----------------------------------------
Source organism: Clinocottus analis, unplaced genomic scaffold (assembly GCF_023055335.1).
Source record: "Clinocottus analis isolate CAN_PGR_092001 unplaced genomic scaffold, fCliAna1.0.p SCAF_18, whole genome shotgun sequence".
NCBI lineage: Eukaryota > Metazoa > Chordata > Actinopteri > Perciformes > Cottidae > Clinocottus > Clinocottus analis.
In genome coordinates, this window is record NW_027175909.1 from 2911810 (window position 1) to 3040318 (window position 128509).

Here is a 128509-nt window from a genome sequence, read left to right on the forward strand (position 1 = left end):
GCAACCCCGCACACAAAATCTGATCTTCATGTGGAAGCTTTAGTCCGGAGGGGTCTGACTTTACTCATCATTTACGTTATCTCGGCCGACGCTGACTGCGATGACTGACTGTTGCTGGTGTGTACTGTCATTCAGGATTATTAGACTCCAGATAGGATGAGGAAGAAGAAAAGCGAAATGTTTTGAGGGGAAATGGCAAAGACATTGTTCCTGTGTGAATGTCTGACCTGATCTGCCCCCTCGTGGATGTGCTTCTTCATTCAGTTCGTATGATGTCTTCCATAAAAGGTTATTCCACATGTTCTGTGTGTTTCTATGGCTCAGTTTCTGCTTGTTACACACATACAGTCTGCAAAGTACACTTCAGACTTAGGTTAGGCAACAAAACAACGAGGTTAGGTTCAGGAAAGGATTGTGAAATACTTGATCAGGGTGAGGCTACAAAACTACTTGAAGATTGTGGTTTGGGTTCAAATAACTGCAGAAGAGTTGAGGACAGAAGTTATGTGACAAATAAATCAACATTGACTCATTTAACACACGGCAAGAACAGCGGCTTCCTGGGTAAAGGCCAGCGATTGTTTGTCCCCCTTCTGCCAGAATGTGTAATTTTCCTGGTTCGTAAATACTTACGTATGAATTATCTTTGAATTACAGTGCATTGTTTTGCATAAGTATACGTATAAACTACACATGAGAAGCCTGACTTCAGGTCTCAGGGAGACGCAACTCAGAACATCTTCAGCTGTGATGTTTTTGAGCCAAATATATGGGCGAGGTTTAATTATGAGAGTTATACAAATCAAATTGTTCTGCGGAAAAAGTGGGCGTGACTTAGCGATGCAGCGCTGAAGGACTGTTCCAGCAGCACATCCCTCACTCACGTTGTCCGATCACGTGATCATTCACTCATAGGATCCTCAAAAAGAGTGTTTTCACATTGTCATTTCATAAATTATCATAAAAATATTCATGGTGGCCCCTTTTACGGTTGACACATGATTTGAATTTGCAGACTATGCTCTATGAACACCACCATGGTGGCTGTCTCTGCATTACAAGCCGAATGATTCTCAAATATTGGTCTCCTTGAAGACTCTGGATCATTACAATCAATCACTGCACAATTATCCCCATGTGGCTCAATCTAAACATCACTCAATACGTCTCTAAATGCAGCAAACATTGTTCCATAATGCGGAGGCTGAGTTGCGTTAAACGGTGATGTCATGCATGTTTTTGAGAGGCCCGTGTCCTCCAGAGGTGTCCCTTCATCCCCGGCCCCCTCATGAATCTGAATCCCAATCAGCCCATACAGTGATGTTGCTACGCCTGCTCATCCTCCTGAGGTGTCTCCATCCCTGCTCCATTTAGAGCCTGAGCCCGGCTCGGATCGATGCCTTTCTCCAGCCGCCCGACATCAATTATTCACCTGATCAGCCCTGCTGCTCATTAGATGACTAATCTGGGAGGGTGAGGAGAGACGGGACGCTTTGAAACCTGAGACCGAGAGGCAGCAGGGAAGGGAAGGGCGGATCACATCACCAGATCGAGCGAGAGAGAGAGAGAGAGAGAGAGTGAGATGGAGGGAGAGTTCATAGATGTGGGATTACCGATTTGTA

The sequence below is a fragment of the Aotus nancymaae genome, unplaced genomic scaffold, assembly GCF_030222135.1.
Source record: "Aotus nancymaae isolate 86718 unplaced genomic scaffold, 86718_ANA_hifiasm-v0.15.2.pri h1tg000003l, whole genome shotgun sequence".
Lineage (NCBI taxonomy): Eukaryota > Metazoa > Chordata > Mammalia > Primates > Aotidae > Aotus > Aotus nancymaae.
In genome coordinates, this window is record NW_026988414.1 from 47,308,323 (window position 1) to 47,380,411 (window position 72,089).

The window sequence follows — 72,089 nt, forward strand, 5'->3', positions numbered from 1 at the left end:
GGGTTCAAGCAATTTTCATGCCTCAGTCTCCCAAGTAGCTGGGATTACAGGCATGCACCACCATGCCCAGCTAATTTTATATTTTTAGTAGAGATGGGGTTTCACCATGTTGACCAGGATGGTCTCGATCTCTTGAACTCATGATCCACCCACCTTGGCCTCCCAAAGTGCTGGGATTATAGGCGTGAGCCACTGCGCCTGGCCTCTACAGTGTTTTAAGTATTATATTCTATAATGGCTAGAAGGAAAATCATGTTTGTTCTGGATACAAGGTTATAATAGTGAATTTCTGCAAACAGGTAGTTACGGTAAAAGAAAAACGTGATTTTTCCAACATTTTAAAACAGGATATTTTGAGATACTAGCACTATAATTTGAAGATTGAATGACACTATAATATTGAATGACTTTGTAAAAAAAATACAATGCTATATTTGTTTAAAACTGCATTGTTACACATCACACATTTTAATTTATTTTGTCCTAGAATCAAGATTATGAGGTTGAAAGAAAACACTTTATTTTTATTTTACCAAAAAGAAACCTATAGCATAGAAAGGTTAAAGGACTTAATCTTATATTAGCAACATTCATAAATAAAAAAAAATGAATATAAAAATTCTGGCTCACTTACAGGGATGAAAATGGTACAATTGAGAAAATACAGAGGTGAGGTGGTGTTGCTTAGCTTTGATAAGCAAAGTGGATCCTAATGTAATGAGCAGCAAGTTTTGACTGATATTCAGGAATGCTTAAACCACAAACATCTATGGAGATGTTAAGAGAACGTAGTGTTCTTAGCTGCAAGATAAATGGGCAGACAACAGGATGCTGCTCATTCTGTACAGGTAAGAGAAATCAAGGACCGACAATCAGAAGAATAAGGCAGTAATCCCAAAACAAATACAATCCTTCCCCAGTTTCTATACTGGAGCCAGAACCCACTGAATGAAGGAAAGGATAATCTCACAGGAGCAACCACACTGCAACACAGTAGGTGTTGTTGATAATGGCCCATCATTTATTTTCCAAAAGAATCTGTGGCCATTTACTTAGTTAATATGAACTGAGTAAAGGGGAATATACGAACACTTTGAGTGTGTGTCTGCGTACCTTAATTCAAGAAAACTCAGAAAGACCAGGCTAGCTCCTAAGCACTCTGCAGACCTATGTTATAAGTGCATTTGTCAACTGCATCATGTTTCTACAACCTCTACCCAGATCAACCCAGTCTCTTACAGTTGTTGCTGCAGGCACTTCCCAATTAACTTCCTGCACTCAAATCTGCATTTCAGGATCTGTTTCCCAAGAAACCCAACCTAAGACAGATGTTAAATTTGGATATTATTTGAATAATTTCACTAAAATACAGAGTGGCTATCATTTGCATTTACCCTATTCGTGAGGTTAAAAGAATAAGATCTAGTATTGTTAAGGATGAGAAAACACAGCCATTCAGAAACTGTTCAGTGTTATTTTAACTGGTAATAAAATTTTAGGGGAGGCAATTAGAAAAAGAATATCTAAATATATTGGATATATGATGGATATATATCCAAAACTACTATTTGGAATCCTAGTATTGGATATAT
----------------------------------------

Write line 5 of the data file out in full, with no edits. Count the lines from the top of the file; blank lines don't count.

Here is a 128509-nt window from a genome sequence, read left to right on the forward strand (position 1 = left end):